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Kate Bradbury


Latest posts by Kate Bradbury

tomato plant pests

Posted: 12/04/2012 at 11:52

Sounds like red spider mite, Gina. If you mist the plants daily to increase humidity, the spiders should move on. More information here

Kate

WASPS!!

Posted: 04/04/2012 at 11:27

Hi moonchild1984 and Urszula, wasps aren't as bad as many people make out, and very few people die from wasp stings. I got stung by wasps as a child and lived to tell the tale! Wasps are usefull allies in the garden - they eat caterpillars, flies and beetles, many of which are usually regarded as pests.

However there's a great product called the Waspinator, which you hang in your garden to deter wasps from entering. It looks like a wasp nest so, being territorial, wasps won't enter a garden if they think there is already a nest there, as they fear they'll be attacked.

Information on the Waspinator is here: http://www.waspinator.co.uk/

Kate

Vine Weevil

Posted: 04/04/2012 at 11:21

Hi Tracey, vine weevils do love strawberries! There's no guarantee the grubs won't eat the immature roots of your veg, but it might deter them (I've never heard of vine weevils eating carrots, parsnips and leeks). It's a good idea to lay a thick layer of gravel over the soil surface to prevent the adult beetle laying eggs in the compost, but I wouldn't recommend this when soing seed! Alternatively, you could use nematodes (http://bit.ly/HkZ1BA) to safely kill the vine weevil grubs. Apply this to your trough twice a year and you'll still be able to grow strawberries.

Hope this helps

Kate

Dispute

Posted: 04/04/2012 at 11:13

Hi Percy, as a compromise why don't you let the thistle flower but then cut the flower off before it seeds? Then you get to enjoy your thistle but it won't spread all over your garden.

Kate

Clearing a large area of Ground Elder

Posted: 04/04/2012 at 11:10

Hi Rose7, thick black plastic, cardboard or weed-supressant membrane (which can be expensive) for a year would probably do the job, though ground elder is quite difficult to eradicate. I'm interested to see that you're hoping to turn it into a wild area... ground elder and nettles are pretty wild already. Nettles in particular are fantastic for ladybirds, butterflies and moths, many of which are in decline. And ground elder has flat, umbel-type flowers, which are particularly suited to butterflies and hoverflies. So it might be worth saving time and effort and just leaving your wild patch, as it sounds like it is already a great wildlife habitat.

Kate

All year round Wall basket - drought resistant!

Posted: 04/04/2012 at 10:40

Hello NJJ272, it sounds like Mediterranean herbs are the perfect option for you. Does your wall get a lot of sun? First I would consider lining the baskets with an old plastic bag to conserve moisture in the compost (the coco matting liners should hide this). Add a few drainage holes so any excess water can drain. Then plant it up with lavender or rosemary. These plants thrive in dry, sunny conditions, so do well from a little neglect. The lavender will need deadheading and a bit of a prune to keep it in shape (many people do this after flowering, but I do so in spring, so the birds can eat the seedheads in autumn and winter), and you'll need to repot the plants every year or two, when they get rootbound. Lavender alone has attractive foliage, and of course lovely flowers in summer, and rosemary has pretty blue flowers in spring. From the size of your baskets I'd probably just go with lavender. You can have a mini, fragrant, bee-friendly hedge jsut outside your back door!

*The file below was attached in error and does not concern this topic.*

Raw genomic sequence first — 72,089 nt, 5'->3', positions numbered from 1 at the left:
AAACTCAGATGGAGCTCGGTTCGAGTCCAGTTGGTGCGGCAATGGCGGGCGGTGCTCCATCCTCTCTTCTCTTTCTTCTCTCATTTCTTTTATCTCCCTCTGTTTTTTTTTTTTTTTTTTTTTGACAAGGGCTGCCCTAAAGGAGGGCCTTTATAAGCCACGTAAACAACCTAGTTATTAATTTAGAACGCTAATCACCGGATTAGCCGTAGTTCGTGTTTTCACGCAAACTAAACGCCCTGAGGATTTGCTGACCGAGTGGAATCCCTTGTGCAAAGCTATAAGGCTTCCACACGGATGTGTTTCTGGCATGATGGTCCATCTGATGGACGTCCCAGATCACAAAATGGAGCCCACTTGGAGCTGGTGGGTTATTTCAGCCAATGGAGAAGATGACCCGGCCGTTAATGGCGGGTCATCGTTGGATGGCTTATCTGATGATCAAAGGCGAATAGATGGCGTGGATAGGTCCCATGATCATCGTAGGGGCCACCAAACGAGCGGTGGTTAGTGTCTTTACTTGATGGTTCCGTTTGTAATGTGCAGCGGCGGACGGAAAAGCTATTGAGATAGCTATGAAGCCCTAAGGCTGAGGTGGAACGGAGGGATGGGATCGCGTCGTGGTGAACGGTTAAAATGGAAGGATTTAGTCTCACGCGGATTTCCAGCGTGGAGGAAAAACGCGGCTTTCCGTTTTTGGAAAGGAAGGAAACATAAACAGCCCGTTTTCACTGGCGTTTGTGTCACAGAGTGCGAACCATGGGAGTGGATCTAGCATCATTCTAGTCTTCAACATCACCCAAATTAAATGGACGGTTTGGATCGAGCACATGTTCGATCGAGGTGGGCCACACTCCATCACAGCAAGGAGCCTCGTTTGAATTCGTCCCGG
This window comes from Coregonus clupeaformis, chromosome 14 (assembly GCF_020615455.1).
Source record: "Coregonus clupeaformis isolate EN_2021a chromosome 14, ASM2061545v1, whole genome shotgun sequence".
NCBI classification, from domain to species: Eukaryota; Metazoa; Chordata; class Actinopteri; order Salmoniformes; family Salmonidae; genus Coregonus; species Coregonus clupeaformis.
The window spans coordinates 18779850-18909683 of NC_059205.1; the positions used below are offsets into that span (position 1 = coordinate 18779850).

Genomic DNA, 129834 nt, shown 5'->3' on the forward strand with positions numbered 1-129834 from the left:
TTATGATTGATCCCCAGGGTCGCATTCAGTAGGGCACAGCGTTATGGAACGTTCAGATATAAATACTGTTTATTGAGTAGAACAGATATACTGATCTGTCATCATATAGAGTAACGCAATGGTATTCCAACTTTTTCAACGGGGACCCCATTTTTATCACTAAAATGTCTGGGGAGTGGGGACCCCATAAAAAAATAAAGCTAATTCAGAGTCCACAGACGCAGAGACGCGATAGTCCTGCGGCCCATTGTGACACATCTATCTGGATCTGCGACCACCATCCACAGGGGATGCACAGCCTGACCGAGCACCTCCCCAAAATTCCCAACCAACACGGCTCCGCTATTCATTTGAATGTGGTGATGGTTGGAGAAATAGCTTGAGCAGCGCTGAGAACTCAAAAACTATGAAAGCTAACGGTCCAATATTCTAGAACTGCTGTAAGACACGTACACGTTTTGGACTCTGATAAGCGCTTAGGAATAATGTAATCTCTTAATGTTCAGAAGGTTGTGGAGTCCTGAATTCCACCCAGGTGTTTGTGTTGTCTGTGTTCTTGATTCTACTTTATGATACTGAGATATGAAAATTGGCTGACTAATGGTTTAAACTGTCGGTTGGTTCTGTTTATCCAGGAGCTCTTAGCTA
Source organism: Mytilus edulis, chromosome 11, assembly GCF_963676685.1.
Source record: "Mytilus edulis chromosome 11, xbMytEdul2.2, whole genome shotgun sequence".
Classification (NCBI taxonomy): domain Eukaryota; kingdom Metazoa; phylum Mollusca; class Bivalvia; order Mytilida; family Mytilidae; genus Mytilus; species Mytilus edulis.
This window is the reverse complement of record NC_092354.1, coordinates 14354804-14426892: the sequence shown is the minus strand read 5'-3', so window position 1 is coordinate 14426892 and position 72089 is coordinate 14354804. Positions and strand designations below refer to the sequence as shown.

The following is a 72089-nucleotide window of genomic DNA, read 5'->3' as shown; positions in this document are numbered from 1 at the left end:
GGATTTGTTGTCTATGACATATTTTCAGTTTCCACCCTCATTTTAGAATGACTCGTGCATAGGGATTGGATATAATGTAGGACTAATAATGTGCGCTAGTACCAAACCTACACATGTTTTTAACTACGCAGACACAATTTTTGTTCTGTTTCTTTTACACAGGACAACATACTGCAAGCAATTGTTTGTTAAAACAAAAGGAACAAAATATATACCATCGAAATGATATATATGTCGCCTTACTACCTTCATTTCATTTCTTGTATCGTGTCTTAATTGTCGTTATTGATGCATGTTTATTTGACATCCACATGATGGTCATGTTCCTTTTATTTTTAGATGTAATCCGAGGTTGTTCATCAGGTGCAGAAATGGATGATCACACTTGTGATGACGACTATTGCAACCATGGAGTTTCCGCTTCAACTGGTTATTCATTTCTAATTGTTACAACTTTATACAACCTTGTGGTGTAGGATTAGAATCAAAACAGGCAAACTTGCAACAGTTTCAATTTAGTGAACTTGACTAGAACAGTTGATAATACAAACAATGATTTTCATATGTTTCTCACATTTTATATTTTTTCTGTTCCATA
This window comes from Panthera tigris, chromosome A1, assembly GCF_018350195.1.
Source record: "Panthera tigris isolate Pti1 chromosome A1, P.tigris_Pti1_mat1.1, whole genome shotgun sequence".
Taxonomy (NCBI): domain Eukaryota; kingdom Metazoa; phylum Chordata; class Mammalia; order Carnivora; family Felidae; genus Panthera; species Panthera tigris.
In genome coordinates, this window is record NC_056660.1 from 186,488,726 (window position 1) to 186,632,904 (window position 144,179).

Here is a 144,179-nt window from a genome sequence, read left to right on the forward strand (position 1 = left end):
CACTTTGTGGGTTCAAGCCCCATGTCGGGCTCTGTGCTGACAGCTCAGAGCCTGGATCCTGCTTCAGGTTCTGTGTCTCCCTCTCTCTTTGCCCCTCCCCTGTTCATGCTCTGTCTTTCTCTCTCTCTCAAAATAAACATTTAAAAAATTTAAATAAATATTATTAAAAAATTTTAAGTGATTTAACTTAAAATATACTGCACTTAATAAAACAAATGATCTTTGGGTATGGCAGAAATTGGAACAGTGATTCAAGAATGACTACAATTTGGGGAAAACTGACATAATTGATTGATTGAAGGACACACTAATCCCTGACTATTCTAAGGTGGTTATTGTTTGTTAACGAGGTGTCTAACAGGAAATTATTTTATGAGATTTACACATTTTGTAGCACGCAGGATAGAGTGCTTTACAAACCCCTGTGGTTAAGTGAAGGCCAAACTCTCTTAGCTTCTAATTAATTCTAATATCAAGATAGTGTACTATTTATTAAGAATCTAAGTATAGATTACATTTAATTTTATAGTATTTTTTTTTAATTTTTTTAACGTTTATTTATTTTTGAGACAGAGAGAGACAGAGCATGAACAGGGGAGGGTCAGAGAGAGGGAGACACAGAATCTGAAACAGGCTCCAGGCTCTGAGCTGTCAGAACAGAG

Hope this helps

Kate

Bluebells, Bluebells!!!

Posted: 04/04/2012 at 10:15

Hello April. It sounds like the area is pretty perfect as it is. What about adding some wild garlic, which traditionally grows with bluebells, and will provide ground cover from early spring to autumn.

Kate

Talkback: Ladybird pupae

Posted: 02/04/2012 at 14:56
@alittlesliceofeden - yes, I think we do need to accept change. But interesting that our native parasitoids are targeting the harlequins as well. Nature always adapts.

@oldchippy - I hope the introduction of the Japanese knotweed beetle will be successful!

Kate

Carol's beehive

Posted: 22/03/2012 at 18:56

Bumblebees MrsI!

Talkback: Making nettle beer

Posted: 21/03/2012 at 08:27
Oh that's good. It sounds like Mrs oldchippy likes things ship-shape. A clump of nettles around your compost bins will work wonders.

Kate

Discussions started by Kate Bradbury

Talkback: Queen wasp

Lovely x x 
Replies: 6    Views: 457
Last Post: 21/04/2013 at 07:22

Talkback: Leaf-cutter bees

Saw my first leaf-cutter only a couple of weeks ago Richard. Didn't get a chance to look at its underside... Kate 
Replies: 5    Views: 501
Last Post: 05/07/2014 at 21:40

Potted ponds in Thailand

Just some of the many 'potted ponds' I found in Thailand 
Replies: 13    Views: 3044
Last Post: 24/02/2012 at 20:24

Frogspawn

Replies: 5    Views: 976
Last Post: 15/02/2012 at 14:45

Bumblebees?

Replies: 1    Views: 385
Last Post: 17/12/2011 at 08:16

Ladybirds

Replies: 4    Views: 466
Last Post: 14/12/2011 at 20:26

Favourite tools

Replies: 17    Views: 1079
Last Post: 28/04/2012 at 10:06

Redesign of garden

Replies: 35    Views: 5669
Last Post: 15/03/2012 at 19:49

Seed buying

Replies: 7    Views: 1046
Last Post: 06/01/2012 at 12:16

Plants still in flower?

Replies: 64    Views: 17592
Last Post: 19/01/2012 at 21:10
10 threads returned